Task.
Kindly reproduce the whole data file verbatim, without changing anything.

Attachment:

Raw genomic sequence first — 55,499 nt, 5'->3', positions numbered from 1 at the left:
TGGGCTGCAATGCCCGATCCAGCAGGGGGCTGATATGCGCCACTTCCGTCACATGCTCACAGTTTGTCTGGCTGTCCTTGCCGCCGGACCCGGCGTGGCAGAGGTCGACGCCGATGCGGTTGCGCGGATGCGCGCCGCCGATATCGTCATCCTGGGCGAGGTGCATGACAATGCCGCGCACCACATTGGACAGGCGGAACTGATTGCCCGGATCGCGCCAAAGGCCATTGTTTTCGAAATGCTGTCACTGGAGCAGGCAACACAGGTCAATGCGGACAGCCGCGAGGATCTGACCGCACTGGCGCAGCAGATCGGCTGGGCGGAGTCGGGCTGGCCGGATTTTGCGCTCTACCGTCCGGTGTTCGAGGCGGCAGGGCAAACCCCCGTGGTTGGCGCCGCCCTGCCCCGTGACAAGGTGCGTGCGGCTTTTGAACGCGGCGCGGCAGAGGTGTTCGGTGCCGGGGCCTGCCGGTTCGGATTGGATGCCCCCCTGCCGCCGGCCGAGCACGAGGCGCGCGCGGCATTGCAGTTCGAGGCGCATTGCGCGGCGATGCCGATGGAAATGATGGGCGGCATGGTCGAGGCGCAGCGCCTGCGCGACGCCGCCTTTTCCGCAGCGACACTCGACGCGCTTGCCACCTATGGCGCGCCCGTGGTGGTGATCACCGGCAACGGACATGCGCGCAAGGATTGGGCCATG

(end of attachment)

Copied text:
Raw genomic sequence first — 55,499 nt, 5'->3', positions numbered from 1 at the left:
TGGGCTGCAATGCCCGATCCAGCAGGGGGCTGATATGCGCCACTTCCGTCACATGCTCACAGTTTGTCTGGCTGTCCTTGCCGCCGGACCCGGCGTGGCAGAGGTCGACGCCGATGCGGTTGCGCGGATGCGCGCCGCCGATATCGTCATCCTGGGCGAGGTGCATGACAATGCCGCGCACCACATTGGACAGGCGGAACTGATTGCCCGGATCGCGCCAAAGGCCATTGTTTTCGAAATGCTGTCACTGGAGCAGGCAACACAGGTCAATGCGGACAGCCGCGAGGATCTGACCGCACTGGCGCAGCAGATCGGCTGGGCGGAGTCGGGCTGGCCGGATTTTGCGCTCTACCGTCCGGTGTTCGAGGCGGCAGGGCAAACCCCCGTGGTTGGCGCCGCCCTGCCCCGTGACAAGGTGCGTGCGGCTTTTGAACGCGGCGCGGCAGAGGTGTTCGGTGCCGGGGCCTGCCGGTTCGGATTGGATGCCCCCCTGCCGCCGGCCGAGCACGAGGCGCGCGCGGCATTGCAGTTCGAGGCGCATTGCGCGGCGATGCCGATGGAAATGATGGGCGGCATGGTCGAGGCGCAGCGCCTGCGCGACGCCGCCTTTTCCGCAGCGACACTCGACGCGCTTGCCACCTATGGCGCGCCCGTGGTGGTGATCACCGGCAACGGACATGCGCGCAAGGATTGGGCCATG